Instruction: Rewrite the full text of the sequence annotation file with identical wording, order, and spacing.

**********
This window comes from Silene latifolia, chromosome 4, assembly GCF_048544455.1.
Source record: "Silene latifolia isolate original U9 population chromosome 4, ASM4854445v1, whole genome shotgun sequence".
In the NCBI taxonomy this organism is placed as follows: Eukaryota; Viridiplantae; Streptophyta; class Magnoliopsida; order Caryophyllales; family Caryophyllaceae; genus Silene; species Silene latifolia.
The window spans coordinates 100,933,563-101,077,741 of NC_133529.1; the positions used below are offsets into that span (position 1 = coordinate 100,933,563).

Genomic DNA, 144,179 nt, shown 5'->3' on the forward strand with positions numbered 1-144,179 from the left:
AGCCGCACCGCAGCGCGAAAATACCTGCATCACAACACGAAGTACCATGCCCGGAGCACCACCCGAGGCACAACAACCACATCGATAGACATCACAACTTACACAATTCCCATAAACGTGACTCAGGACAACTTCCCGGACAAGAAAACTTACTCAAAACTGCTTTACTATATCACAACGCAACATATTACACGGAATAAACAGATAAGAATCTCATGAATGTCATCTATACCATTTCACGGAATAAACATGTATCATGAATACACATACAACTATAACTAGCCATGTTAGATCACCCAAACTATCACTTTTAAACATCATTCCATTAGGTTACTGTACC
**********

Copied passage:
This window comes from Silene latifolia, chromosome 4, assembly GCF_048544455.1.
Source record: "Silene latifolia isolate original U9 population chromosome 4, ASM4854445v1, whole genome shotgun sequence".
In the NCBI taxonomy this organism is placed as follows: Eukaryota; Viridiplantae; Streptophyta; class Magnoliopsida; order Caryophyllales; family Caryophyllaceae; genus Silene; species Silene latifolia.
The window spans coordinates 100,933,563-101,077,741 of NC_133529.1; the positions used below are offsets into that span (position 1 = coordinate 100,933,563).

Genomic DNA, 144,179 nt, shown 5'->3' on the forward strand with positions numbered 1-144,179 from the left:
AGCCGCACCGCAGCGCGAAAATACCTGCATCACAACACGAAGTACCATGCCCGGAGCACCACCCGAGGCACAACAACCACATCGATAGACATCACAACTTACACAATTCCCATAAACGTGACTCAGGACAACTTCCCGGACAAGAAAACTTACTCAAAACTGCTTTACTATATCACAACGCAACATATTACACGGAATAAACAGATAAGAATCTCATGAATGTCATCTATACCATTTCACGGAATAAACATGTATCATGAATACACATACAACTATAACTAGCCATGTTAGATCACCCAAACTATCACTTTTAAACATCATTCCATTAGGTTACTGTACC